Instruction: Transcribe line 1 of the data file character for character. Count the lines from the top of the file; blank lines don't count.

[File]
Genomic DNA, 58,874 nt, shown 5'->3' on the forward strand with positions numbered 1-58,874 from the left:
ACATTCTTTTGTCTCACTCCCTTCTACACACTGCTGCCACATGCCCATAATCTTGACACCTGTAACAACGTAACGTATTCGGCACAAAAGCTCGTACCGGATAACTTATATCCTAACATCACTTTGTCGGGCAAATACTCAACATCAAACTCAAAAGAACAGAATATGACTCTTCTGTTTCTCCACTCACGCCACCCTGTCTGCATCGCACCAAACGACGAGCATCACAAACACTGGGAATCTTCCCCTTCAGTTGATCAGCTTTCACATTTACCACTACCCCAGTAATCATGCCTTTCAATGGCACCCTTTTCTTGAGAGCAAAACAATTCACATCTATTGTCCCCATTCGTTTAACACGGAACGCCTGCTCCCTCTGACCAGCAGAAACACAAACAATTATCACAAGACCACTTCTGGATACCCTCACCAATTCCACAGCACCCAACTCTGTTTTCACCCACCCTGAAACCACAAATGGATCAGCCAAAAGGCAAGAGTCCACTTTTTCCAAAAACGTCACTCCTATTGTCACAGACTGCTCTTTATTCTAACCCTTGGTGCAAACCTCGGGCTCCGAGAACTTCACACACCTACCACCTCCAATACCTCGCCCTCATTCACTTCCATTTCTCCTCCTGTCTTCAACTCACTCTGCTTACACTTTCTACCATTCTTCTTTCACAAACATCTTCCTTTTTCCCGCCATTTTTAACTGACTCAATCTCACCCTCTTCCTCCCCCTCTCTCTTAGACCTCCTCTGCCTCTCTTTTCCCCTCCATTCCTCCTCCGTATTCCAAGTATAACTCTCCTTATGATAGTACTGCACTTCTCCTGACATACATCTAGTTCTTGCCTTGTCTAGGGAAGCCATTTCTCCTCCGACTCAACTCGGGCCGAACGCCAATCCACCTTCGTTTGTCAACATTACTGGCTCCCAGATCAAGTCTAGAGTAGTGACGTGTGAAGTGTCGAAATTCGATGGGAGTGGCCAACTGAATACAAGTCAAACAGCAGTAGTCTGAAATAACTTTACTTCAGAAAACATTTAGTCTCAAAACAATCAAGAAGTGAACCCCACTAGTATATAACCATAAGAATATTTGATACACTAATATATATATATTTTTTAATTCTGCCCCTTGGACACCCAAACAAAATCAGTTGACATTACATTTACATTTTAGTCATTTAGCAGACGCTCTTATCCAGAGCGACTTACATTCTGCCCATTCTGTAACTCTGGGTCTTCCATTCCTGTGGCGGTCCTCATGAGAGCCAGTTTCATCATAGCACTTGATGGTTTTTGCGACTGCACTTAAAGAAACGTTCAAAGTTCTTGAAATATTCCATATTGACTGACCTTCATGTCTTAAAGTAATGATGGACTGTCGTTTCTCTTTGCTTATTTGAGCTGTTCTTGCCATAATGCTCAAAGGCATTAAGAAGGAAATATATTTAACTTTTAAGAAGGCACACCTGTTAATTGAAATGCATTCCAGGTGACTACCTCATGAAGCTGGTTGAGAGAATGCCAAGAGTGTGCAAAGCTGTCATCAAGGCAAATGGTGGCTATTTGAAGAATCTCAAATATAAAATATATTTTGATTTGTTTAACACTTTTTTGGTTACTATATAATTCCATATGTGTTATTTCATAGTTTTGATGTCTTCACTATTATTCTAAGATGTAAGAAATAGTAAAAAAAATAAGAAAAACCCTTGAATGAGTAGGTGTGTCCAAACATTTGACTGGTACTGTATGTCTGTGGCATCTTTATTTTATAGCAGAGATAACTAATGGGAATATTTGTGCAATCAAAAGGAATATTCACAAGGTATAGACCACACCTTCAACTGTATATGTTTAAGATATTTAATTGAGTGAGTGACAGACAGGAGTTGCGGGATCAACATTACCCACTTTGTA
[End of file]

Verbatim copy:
Genomic DNA, 58,874 nt, shown 5'->3' on the forward strand with positions numbered 1-58,874 from the left: